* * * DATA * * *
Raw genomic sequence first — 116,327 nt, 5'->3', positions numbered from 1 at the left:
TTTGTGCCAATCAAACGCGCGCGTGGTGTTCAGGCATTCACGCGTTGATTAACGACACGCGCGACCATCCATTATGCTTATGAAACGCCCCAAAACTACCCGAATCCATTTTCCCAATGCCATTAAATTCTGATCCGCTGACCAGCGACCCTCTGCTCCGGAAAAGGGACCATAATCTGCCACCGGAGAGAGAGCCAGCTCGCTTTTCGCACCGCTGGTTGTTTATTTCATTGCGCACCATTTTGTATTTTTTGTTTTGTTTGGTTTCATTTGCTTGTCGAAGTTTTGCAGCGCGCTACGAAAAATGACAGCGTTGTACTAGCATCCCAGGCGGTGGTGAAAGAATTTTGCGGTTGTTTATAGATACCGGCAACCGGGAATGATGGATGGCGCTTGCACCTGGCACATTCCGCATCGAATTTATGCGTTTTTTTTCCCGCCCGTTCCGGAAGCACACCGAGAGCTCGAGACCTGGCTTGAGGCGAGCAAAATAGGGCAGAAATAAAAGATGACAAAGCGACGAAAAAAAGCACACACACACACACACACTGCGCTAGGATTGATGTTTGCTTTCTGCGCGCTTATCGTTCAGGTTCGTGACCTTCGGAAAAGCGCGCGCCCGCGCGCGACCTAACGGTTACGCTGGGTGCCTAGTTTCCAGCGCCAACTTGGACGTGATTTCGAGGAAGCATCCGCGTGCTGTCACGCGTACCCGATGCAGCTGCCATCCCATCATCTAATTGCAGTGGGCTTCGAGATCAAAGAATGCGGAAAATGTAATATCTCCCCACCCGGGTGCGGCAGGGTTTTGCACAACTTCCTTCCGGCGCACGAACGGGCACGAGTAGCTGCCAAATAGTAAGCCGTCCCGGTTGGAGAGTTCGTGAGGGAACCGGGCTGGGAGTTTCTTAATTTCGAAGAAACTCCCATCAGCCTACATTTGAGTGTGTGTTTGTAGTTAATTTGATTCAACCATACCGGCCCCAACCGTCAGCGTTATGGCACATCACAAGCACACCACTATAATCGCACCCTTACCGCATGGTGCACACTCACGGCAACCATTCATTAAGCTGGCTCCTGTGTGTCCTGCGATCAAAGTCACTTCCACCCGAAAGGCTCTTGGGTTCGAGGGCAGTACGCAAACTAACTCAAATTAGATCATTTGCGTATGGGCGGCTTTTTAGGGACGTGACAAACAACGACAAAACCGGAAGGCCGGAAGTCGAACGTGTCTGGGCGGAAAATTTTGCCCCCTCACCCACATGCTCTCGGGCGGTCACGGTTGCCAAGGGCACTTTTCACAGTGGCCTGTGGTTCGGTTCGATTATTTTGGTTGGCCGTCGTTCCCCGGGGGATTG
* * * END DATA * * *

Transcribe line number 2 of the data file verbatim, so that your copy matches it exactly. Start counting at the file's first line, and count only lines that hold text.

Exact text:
TTTGTGCCAATCAAACGCGCGCGTGGTGTTCAGGCATTCACGCGTTGATTAACGACACGCGCGACCATCCATTATGCTTATGAAACGCCCCAAAACTACCCGAATCCATTTTCCCAATGCCATTAAATTCTGATCCGCTGACCAGCGACCCTCTGCTCCGGAAAAGGGACCATAATCTGCCACCGGAGAGAGAGCCAGCTCGCTTTTCGCACCGCTGGTTGTTTATTTCATTGCGCACCATTTTGTATTTTTTGTTTTGTTTGGTTTCATTTGCTTGTCGAAGTTTTGCAGCGCGCTACGAAAAATGACAGCGTTGTACTAGCATCCCAGGCGGTGGTGAAAGAATTTTGCGGTTGTTTATAGATACCGGCAACCGGGAATGATGGATGGCGCTTGCACCTGGCACATTCCGCATCGAATTTATGCGTTTTTTTTCCCGCCCGTTCCGGAAGCACACCGAGAGCTCGAGACCTGGCTTGAGGCGAGCAAAATAGGGCAGAAATAAAAGATGACAAAGCGACGAAAAAAAGCACACACACACACACACACTGCGCTAGGATTGATGTTTGCTTTCTGCGCGCTTATCGTTCAGGTTCGTGACCTTCGGAAAAGCGCGCGCCCGCGCGCGACCTAACGGTTACGCTGGGTGCCTAGTTTCCAGCGCCAACTTGGACGTGATTTCGAGGAAGCATCCGCGTGCTGTCACGCGTACCCGATGCAGCTGCCATCCCATCATCTAATTGCAGTGGGCTTCGAGATCAAAGAATGCGGAAAATGTAATATCTCCCCACCCGGGTGCGGCAGGGTTTTGCACAACTTCCTTCCGGCGCACGAACGGGCACGAGTAGCTGCCAAATAGTAAGCCGTCCCGGTTGGAGAGTTCGTGAGGGAACCGGGCTGGGAGTTTCTTAATTTCGAAGAAACTCCCATCAGCCTACATTTGAGTGTGTGTTTGTAGTTAATTTGATTCAACCATACCGGCCCCAACCGTCAGCGTTATGGCACATCACAAGCACACCACTATAATCGCACCCTTACCGCATGGTGCACACTCACGGCAACCATTCATTAAGCTGGCTCCTGTGTGTCCTGCGATCAAAGTCACTTCCACCCGAAAGGCTCTTGGGTTCGAGGGCAGTACGCAAACTAACTCAAATTAGATCATTTGCGTATGGGCGGCTTTTTAGGGACGTGACAAACAACGACAAAACCGGAAGGCCGGAAGTCGAACGTGTCTGGGCGGAAAATTTTGCCCCCTCACCCACATGCTCTCGGGCGGTCACGGTTGCCAAGGGCACTTTTCACAGTGGCCTGTGGTTCGGTTCGATTATTTTGGTTGGCCGTCGTTCCCCGGGGGATTG